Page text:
Fermi National Laboratory

Volume 26  |  Friday, July 25, 2003  |  Number 12
In This Issue  |  FermiNews Main Page

Keep It Running

by Kurt Riesselmann

Fermilab technicians do it all. From moving 11,000-pound magnets to maintaining multi-megawatt power supplies to designing ultrafast electronics, technicians are in the thick of it. Above all, they keep the lab running— 24 hours a day, seven days a week.

Technician Greg Lawrence coordinates magnet replacements for Fermilab's accelerators. "Everybody in the Mechanical Support group carries a pager," said lead technician Greg Lawrence, who manages a group of 25 mechanical technicians. He also is in charge of coordinating the replacement of defective accelerator magnets. "On Wednesday (July 2) a Main Injector magnet failed at 11 a.m. The technicians worked until 2 a.m. to replace it."

Magnet replacements bring together employees with a wide range of knowledge: radiation technicians who give the okay for the work to begin; electrical technicians who disable the high-voltage power; mechanical technicians who disconnect the vacuum and water system; welders who cut the beam pipe so that mechanical technicians can replace the defective magnet; truck drivers and movers who haul away the old magnet and bring in a new one from storage; surveyors who align the new magnet.

Over the course of the event about 20 people, mostly technicians, contribute to the job. Some are only needed for a few minutes—perhaps in the middle of the night—while others are there for 12 hours or more.

"To me it's fun. We are the mechanics that fix the car," said Lawrence, evoking the image of a pit crew working on a racing car. Time is of the essence when an accelerator breaks down. The less down time, the more research possibilities.

Not all accelerator-related tasks draw as much attention as a magnet replacement.

"We've done such a good job at keeping the Linac running that people almost forget that we are here," said lead technician Lester Wahl of the Linac group. "If our system goes down there is no beam, either."

Wahl joined the lab in 1970 when the Linac was built. At that time there were about 80 people in the Linac group. Today, six technicians and a couple of engineers care for the machine. Recent retirements have increased Wahl's responsibilities, and he emphasizes the importance of instructing the younger technicians in his group.

"With every person who retires we lose a great deal of expertise," he said. "I provide hands-on training to the less experienced people. We have a spare Linac system outside the tunnel, fully accessible at all times."

As Fermilab's accelerators get older, preventive maintenance is more important than ever. Water hoses used in the cooling systems last only a few years. Other mechanical components need lubrication and testing. Some electronic components such as capacitors have a limited lifetime and need to be replaced before they fail. On top of that, engineers and scientists constantly make improvements to the accelerator complex. Technician Greg Lawrence coordinates magnet replacements for Fermilab's accelerators.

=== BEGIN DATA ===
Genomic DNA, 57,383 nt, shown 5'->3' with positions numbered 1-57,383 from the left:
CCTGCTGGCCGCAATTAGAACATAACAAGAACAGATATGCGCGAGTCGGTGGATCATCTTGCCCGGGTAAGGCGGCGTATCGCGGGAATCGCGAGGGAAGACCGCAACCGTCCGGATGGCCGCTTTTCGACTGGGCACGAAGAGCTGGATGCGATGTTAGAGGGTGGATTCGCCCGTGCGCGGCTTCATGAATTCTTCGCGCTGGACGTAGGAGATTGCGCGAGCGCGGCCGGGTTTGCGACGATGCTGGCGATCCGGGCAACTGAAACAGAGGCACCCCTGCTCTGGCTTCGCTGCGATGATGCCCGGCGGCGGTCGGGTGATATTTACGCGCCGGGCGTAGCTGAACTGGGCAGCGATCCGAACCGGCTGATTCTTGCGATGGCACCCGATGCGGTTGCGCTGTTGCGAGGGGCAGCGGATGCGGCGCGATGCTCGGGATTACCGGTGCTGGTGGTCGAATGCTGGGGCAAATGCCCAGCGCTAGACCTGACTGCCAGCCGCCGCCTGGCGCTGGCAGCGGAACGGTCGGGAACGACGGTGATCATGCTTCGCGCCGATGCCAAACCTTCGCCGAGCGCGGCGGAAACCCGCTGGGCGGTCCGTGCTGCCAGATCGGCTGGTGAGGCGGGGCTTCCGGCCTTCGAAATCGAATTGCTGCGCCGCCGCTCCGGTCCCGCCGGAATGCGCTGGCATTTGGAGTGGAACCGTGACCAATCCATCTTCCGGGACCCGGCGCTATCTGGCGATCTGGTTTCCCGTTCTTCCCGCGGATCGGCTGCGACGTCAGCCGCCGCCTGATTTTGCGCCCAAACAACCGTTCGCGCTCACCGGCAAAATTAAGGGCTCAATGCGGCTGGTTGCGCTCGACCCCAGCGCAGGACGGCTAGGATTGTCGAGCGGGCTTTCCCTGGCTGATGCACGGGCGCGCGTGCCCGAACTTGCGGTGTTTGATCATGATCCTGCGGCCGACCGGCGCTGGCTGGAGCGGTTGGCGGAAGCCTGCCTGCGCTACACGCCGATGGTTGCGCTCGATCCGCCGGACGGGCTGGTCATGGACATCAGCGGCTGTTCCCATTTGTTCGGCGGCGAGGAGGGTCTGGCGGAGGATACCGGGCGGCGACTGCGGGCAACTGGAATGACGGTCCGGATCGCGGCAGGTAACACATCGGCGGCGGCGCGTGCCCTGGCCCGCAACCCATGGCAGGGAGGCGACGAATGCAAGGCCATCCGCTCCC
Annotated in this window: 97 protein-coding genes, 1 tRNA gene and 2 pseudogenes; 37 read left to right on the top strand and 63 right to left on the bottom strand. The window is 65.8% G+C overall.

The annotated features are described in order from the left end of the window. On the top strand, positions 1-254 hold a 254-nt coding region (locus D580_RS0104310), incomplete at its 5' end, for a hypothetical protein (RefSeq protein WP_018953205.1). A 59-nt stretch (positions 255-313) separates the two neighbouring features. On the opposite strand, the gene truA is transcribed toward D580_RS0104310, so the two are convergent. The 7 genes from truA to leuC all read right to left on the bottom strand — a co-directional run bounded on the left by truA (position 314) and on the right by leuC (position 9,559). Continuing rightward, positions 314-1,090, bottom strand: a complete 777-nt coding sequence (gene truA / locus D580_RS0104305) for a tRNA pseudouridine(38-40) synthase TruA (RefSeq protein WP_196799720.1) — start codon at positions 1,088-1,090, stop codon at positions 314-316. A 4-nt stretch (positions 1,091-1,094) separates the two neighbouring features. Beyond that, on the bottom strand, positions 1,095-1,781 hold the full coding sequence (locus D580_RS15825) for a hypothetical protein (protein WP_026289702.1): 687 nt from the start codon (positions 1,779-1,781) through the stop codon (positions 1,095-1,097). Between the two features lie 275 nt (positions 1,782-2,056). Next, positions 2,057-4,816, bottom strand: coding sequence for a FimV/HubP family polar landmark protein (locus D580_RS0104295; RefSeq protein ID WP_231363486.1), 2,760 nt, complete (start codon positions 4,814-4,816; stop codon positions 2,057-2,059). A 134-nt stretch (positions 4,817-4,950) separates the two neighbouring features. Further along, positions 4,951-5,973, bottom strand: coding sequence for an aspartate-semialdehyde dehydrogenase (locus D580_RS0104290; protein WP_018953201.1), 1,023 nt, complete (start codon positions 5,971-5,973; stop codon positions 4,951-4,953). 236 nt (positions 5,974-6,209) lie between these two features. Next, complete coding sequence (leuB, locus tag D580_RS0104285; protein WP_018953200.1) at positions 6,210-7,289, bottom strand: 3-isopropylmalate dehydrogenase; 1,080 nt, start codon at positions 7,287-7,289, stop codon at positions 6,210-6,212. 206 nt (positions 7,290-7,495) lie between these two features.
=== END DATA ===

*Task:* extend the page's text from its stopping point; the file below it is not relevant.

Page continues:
"There are always maintenance and upgrades to be done. I do different things every day," said tech specialist Wes Mueller. For 18 years, he and Pete Seifrid have worked together on accelerator upgrades. In recent years they've worked on the electronics for stochastic cooling equipment, building gigahertz high-frequency systems with ultrashort response times.

Many technicians are in charge of specific subsystems of the accelerator complex. They are responsible for their maintenance and repairs. When a subsystem fails, the operators in the Main Control Room call in the corresponding person— in the middle of the night, if necessary.

"The technicians are proud of their work and their equipment," said Cons Gattuso, a physicist who began his Fermilab career as an operator in the accelerator's Main Control Room "They go out of their way to get the job done."

Engineer Dan Wolff is head of the Electrical/ Electronics Support department of the Beams Division. His group of 50 people, mostly technicians, is responsible for the power supplies of the magnets in the accelerators.

"The lab operates pretty unique power supplies," said Wolff. "We design and build them ourselves, buying the necessary parts from manufacturers." Over the Fourth of July weekend, when Fermilab's accelerators encountered a series of problems, Wolff's group was there to help.

"Since we have good technicians, I usually don't have to come in at all," said Wolff. "But this was very unusual. I came to the lab three times that weekend, and at least eight of my technicians and two engineers were called in at one time or another as well. Typically, it's only one person per weekend."

Tech specialist Ken Koch with circuit boards for Tevatron Beam Dampers. Like many technicians at the lab, Ken Koch began as Technician I and worked his way up. Twenty years later, he is a tech specialist working in the Tevatron Department.

"The lab is an incredible training ground for anyone," said Koch, who works on electronics in a small workshop. "I work in a small group of technicians that can make things happen fast. There are two engineers and a number of physicists. They have the ideas—we make them happen. Within a day or two we are producing the kind of circuit board they need. It's never boring. It's like putting puzzles together."

Together, Koch and his colleagues in every area keep the lab running.




last modified 7/28/2003   email Fermilab